Feb 112023

A History of Mankind

Iron (Age) Men

By the 13th century BC, southeastern Europe was in a great state of flux. Mycenaean Greeks had taken over Crete during the previous century, and turned the island into a base for raiding and piracy. Mycenaean warlords and their troops were recorded as persistent enemies of Hittite dominance of western Anatolia even at the height of the Hittite Empire’s power and the region in fact remained largely independent from Hattusa to the very end of the empire.

Long-range raiding expeditions, later recorded and much embellished in Greek mythology, such as Jason’s quest for the Golden Fleece[7], were becoming a Mycenaean specialty, and these exploits reached the ears of fellow Indo-Europeans up north, including the Thracians of modern Bulgaria.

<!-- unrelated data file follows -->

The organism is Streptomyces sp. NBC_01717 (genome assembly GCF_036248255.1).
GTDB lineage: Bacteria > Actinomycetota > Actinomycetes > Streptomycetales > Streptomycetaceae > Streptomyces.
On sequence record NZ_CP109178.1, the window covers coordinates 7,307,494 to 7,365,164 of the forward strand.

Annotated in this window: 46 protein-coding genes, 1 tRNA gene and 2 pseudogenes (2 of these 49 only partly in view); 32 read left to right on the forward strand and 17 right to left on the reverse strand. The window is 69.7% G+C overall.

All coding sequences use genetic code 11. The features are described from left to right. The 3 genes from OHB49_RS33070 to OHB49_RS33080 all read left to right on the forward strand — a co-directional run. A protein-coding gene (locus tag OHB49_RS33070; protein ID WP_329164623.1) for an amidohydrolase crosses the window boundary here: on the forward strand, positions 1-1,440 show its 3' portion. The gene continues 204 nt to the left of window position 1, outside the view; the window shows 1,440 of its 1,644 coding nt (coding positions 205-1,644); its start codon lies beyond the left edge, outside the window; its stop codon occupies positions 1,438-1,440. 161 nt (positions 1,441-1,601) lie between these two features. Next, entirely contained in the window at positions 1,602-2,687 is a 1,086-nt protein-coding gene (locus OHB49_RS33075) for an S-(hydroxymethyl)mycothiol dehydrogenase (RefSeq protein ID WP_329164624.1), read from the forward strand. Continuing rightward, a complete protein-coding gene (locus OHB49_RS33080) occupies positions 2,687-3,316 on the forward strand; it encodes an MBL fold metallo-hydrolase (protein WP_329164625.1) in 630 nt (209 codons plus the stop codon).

The Thracians, reputed as some of the fiercest warriors of antiquity[8], liked fighting and plunder as much as the next tribal confederacy. In the Iliad, Thracians are described as allies of the Trojans in the Trojan War against the Mycenaean Greeks, a clear sign that Greeks of the 1st millennium BC had a strong tradition of wariness and dislike for their northern neighbors, likely related to Thracian raiding of the southern lands[9], richer and easier to reach than the Dalmatian coast on the other side of the Shar Planina range that divides the Adriatic from the Aegean watersheds[10].

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